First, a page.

The UK housing market will remain open during lockdown, allowing property viewings to continue and people to move home. This is in stark contrast to the first lockdown, which saw the market grind to a halt for seven weeks.
Estate agents and other staff will continue to carry out their work while adhering to coronavirus guidelines, such as wearing face coverings and social distancing.
Tomer Aboody at bridging loans specialist MT Finance said: “We feel the market won’t be disrupted as it was last year because there is an end in sight, thanks to the roll-out of the vaccine programme.
“This, along with the fact that valuers and solicitors can still work and there is still access to properties, should provide further confidence for the market as a whole. Borrowers, in turn, will feel more confident that their transactions will complete.”
Government guidelines for moving home remain the same, including:
- Initial viewings should be done virtually wherever possible
- Members of the public who are visiting an agent’s office or viewing a property should wear a suitable face covering unless they are exempt from this requirement. This should be confirmed with the agent before arrival. Anyone with concerns should contact the agent in advance of their visit to discuss appropriate measures.
- Viewings should be arranged by appointment only and ‘open house’ viewings should not take place. When viewing properties in person, you should avoid touching surfaces wherever possible, wash your hands regularly and/or use hand sanitiser. If you need to be accompanied by small children, you should try to keep them from touching surfaces and ensure they wash their hands regularly.
Industry seeks stamp duty holiday extension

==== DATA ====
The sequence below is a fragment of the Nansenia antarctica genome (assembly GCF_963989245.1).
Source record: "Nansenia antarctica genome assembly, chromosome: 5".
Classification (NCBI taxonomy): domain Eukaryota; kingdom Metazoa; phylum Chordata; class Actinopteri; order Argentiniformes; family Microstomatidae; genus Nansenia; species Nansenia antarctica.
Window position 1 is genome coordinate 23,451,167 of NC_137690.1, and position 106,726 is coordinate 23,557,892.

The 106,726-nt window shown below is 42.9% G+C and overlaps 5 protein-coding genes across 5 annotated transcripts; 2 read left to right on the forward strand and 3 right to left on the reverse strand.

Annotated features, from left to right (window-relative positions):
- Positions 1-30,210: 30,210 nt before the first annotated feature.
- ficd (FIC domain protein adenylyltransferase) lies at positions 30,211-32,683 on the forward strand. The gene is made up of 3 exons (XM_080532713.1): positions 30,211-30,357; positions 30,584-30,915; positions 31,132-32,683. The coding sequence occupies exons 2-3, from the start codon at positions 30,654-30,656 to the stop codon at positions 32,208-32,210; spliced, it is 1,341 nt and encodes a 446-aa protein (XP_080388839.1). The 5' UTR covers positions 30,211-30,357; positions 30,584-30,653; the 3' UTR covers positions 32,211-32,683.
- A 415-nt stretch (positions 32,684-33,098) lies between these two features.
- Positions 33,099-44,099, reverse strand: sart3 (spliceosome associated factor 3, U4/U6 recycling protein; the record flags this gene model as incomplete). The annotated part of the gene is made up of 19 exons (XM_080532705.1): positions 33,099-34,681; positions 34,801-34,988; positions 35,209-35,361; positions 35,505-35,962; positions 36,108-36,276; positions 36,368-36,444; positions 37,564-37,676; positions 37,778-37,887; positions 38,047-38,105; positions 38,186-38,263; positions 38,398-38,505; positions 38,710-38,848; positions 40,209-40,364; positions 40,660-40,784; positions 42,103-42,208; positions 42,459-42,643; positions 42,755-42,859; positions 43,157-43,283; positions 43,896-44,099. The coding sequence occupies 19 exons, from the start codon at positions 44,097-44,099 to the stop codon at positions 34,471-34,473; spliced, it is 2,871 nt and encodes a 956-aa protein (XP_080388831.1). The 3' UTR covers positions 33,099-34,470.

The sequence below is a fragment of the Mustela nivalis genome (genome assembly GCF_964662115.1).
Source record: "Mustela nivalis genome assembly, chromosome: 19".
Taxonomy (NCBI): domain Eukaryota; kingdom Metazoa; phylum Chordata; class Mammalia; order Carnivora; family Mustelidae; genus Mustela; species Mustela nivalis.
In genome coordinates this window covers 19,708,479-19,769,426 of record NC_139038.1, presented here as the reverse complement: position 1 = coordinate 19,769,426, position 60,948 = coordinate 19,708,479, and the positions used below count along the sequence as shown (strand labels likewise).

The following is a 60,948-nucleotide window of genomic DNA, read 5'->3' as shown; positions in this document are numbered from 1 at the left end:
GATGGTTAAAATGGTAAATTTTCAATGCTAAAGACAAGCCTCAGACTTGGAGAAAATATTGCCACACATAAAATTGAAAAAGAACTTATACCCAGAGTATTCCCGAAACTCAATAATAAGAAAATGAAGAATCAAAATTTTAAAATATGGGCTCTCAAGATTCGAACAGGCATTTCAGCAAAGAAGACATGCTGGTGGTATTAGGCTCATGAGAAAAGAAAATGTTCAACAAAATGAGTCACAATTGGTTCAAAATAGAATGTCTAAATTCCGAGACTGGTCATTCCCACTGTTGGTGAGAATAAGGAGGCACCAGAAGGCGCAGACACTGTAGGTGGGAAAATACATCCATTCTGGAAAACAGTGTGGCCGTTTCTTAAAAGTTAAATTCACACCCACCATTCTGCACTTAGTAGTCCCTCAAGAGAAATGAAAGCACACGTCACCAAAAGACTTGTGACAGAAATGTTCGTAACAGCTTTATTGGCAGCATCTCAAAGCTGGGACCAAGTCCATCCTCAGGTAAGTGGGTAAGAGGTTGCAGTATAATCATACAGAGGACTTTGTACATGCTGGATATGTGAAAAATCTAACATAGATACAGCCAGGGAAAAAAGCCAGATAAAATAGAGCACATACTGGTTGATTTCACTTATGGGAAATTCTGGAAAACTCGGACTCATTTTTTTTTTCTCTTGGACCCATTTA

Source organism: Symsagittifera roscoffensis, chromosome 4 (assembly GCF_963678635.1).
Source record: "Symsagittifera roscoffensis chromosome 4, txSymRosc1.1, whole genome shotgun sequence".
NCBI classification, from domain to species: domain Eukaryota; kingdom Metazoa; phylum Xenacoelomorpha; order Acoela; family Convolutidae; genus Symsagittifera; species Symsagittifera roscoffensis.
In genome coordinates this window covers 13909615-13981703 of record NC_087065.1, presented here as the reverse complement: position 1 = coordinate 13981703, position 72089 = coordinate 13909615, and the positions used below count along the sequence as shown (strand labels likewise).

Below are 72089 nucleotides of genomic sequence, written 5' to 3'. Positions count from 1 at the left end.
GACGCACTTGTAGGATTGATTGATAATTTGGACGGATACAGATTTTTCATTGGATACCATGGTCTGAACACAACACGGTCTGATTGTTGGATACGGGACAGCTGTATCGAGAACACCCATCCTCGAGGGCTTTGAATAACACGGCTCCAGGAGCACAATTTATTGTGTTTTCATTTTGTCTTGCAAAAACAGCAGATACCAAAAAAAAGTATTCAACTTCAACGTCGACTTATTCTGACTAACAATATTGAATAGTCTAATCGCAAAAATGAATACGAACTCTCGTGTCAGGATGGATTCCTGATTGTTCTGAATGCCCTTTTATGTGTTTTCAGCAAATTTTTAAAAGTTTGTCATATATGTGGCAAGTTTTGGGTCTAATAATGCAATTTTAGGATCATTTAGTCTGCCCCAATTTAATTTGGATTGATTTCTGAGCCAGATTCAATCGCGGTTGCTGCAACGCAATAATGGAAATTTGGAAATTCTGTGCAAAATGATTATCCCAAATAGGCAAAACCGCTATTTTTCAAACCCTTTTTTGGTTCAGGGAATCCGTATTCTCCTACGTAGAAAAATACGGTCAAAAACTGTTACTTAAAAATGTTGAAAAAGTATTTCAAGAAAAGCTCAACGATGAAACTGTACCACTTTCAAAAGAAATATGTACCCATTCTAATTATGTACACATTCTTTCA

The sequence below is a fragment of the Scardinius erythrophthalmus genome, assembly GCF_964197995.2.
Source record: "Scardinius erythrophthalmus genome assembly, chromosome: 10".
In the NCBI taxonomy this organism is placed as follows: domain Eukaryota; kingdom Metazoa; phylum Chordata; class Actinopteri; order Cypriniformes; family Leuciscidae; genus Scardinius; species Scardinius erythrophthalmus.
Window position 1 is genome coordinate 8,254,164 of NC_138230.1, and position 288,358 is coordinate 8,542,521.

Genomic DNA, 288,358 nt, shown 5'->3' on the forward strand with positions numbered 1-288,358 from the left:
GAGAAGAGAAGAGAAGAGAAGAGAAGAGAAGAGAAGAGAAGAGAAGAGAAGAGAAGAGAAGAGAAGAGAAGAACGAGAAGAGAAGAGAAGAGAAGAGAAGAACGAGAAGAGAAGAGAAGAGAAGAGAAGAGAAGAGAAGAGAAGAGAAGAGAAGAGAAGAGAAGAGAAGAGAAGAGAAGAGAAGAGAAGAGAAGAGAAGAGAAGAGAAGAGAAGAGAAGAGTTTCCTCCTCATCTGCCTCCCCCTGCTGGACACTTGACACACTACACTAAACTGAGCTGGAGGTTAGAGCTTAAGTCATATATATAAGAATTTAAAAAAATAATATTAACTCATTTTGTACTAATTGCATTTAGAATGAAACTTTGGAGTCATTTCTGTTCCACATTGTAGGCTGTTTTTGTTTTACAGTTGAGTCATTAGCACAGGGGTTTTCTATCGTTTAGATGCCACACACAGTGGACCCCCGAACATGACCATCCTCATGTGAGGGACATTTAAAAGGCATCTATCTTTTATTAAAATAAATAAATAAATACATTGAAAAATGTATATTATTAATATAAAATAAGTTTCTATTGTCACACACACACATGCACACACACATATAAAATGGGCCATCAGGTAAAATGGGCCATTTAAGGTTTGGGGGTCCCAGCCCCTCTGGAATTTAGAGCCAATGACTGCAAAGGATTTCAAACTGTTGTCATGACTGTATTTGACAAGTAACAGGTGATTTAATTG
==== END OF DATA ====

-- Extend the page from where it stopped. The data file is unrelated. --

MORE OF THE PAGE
The Chancellor, Rishi Sunak, announced in July last year that, for residential properties in England and Northern Ireland, buyers would not have to pay stamp duty land tax (SDLT) on the first £500,000 of the purchase price until 31 March 2021.
In Wales and Scotland, the first £250,000 of the transaction value is exempt from property tax until the same date.
However, there are fears that the end of the SDLT holiday will cause the housing market to go into decline after March, with some industry experts calling for an extension to the deadline.
Mr Aboody said: “What this lockdown means is that the stamp duty holiday will have to be extended, if not made permanent. The Chancellor must look at the deadline again, in light of this unexpected lockdown. The end of the stamp duty holiday should either be postponed or taken off the agenda for now, to prevent any further halt or disruption to the already-battered economy.”
David Hannah of property tax consultancy Cornerstone Tax suggests that more should be done to help first-time buyers onto the property ladder and give the housing market more security: “It is critical that the government reviews this stamp duty holiday, and either announces an extension or amends the tax payment date so that homebuyers can still take advantage of the holiday even if they cannot complete by 31 March.
“The most preferable option would be a phasing out of the holiday, to avoid those who are currently in the process of purchasing their properties, essentially being thrown off a cliff-edge.”
Situation in Scotland
New lockdown regulations in Scotland state that you should only leave your home for a reasonable excuse. This includes to: “move home or undertake activities in connection with the maintenance, purchase, sale, letting, or rental of residential property that the person owns or is otherwise responsible for”.
Where possible, people, including those in the property industry, should work from home until at least the end of January.
Market moves to digital
Many estate agents have accelerated or introduced innovative methods of carrying out day-to-day operations to accommodate social distancing measures, such as live-streamed auctions and virtual viewings.
Utsav Goenka at VYOMM, a property portal for sellers, said: “Without doubt both buyers and sellers want to do more digitally, and limit physical meetings only to those that are essential. Regrettably, most estate agents have little to offer beyond virtual viewings, which though welcome, are only partially and occasionally useful.
“The industry needs enablement at a completely different level where sellers can appoint agents who can market and sell the homes effectively, without necessitating repeat physical exposure to each other.”